Across the city, open work orders for maintenance issues in the Grant Houses of the New York City Housing Authority development in Morningside Heights requiring attention skyrocketed 40 percent from 344,960 in December 2019 to 483,240 in December 2020. This drastic increase can likely be attributed to the pause on some maintenance work in the early months of the pandemic and decreased funding as the city faces a financial crisis, compounded with the longstanding lack of agency within NYCHA.
The Grant Houses house over 4,000 residents between Broadway and Morningside Avenue just south of 125th Street. Following the citywide trend, they have seen open work orders multiply: There were 5,292 work orders at the end of December. This represents a 25 percent increase from December 2019, and a 60 percent increase from December 2018.
These maintenance issues, predominantly regarding paint, walls, and lead, have drastically impacted the quality of life for many residents.
“We have a problem with the elevators,” Moses Sistrik, a Grant Houses resident, said. “We have two of them, but a lot of the time one of them is out or skipping floors.” Another resident mentioned a severe rat problem throughout the complex.
Even when maintenance is undertaken, it usually takes extended periods of time and disrupts the living environment.
“They’re doing the repair of the gas,” resident Reina Breha said. “It’s been like two months … it makes a lot of noise, very annoying.”
Within the walls of the decades-old buildings, the issues worsen. Lighting is sporadic due to burnt out fixtures. Moreover, structural cracks line the graffiti and soot covered hallways and chipped paint pieces lie scattered on the ground.
Paint and lead issues have proven consistent issues throughout West Harlem along with NYCHA in general.
“COVID, with more than valid reason, is the biggest elephant in the room, but it’s not like these other health disparities disappear,” Edwin Torres, the Manhattan Community Board 9 Health & Environment Committee co-chair, said during the Feb. 1 meeting. “We remember that lead was all over the news with the NYCHA buildings, but March started and we had the pandemic picking up steam…”
The dangers of lead in NYCHA housing remains high. A recent investigation found that lead posed a risk to children under the age of six living across 9,000 NYCHA units. The Grant Houses are no exception, with 449 open work orders regarding lead at the end of December.
For young children, lead can induce permanent brain damage at even the slightest exposure; the Centers for Disease Control and Prevention has declared no level of lead exposure as safe for children. The behavioral and learning issues caused by lead poisoning leave low-income children of color at a disadvantage compared to their peers who live in better-maintained living environments, perpetuating income inequality and racial inequity. Other housing deficiencies, such as peeling paint, can lead to severe health issues, including high rates of childhood asthma.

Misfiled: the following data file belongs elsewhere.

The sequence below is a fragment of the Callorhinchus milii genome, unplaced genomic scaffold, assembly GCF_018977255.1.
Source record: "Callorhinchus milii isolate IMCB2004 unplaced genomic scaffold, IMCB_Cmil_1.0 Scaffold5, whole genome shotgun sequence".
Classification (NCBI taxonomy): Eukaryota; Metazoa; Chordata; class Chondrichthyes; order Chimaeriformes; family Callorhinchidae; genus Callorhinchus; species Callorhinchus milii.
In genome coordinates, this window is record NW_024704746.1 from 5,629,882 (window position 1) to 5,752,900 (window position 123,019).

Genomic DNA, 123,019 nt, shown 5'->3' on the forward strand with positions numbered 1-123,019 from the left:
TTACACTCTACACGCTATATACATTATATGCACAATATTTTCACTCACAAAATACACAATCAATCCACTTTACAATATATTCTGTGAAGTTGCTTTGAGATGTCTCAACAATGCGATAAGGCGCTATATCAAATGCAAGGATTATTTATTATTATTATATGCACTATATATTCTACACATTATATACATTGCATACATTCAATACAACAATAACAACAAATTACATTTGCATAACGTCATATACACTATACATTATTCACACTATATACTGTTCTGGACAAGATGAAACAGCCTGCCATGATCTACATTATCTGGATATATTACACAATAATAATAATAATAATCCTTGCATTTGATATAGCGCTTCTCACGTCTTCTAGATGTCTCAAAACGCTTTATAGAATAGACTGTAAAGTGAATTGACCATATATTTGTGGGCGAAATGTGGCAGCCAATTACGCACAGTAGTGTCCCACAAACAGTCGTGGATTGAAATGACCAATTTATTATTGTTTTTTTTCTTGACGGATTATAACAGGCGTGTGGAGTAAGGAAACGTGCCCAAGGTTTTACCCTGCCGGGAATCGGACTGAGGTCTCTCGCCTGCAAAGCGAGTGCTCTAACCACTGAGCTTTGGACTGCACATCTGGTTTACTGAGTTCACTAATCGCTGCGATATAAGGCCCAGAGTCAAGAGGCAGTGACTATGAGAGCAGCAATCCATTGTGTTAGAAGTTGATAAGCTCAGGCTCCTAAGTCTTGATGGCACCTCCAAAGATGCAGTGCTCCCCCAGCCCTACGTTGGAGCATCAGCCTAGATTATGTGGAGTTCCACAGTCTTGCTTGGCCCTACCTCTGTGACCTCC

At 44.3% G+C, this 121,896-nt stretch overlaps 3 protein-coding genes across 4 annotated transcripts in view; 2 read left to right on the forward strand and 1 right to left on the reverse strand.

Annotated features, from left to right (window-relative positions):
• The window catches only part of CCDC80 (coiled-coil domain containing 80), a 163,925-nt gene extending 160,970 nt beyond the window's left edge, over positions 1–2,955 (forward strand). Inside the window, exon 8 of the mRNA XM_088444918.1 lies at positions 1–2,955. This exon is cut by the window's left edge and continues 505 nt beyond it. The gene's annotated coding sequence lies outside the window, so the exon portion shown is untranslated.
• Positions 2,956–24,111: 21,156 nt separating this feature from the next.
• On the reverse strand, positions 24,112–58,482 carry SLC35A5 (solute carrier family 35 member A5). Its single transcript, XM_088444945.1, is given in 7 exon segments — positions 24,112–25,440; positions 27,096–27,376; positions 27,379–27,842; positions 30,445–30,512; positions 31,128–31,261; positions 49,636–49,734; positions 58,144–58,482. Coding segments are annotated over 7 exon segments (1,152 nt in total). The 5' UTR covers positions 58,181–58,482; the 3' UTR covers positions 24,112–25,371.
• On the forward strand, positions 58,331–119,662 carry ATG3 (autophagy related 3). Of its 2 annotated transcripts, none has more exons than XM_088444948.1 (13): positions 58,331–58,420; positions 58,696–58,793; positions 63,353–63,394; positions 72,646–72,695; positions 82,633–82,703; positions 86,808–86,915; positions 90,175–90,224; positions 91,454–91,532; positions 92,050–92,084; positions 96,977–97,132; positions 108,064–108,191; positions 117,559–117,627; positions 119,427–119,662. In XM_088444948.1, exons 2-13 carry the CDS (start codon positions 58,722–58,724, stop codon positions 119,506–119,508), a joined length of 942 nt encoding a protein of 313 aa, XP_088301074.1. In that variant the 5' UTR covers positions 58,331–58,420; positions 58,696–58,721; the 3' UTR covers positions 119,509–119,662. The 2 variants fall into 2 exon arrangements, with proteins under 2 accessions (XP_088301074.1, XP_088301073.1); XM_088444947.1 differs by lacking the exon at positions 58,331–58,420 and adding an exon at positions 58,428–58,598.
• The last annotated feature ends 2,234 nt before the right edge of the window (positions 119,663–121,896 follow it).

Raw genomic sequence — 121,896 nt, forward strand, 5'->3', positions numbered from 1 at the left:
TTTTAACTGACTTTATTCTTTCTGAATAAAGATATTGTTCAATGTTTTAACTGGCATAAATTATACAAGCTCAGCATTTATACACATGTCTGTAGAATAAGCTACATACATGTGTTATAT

Community activists and organizers believe amplifying residents’ voices has proven key to improving this situation.
“We’ve been very effective in organizing tenants to submit letters of complaints,” Stan Morse, lead organizer with the Justice for All Coalition and candidate for Queens borough president, said. “The more leverage we have collectively becomes the foundation of a lawsuit.”
The Justice for All Coalition has used this strategy in NYCHA housing developments across the city to expedite gas, elevator, grounds, and other types of repairs. The Coalition also depends on gaining the support of resident associations, required under the Housing and Urban Development Act of 1968 that outlines conditions for federal funding. Each association is tasked with democratically representing the development and advocating for residents’ needs to ensure an adequate living situation.
Morse said that it is easier for the Coalition to be able to talk about the development when resident association presidents are active. However, often, tenant associations “say they represent residents, but the reality of it is that very few residents come to their meetings,” he added.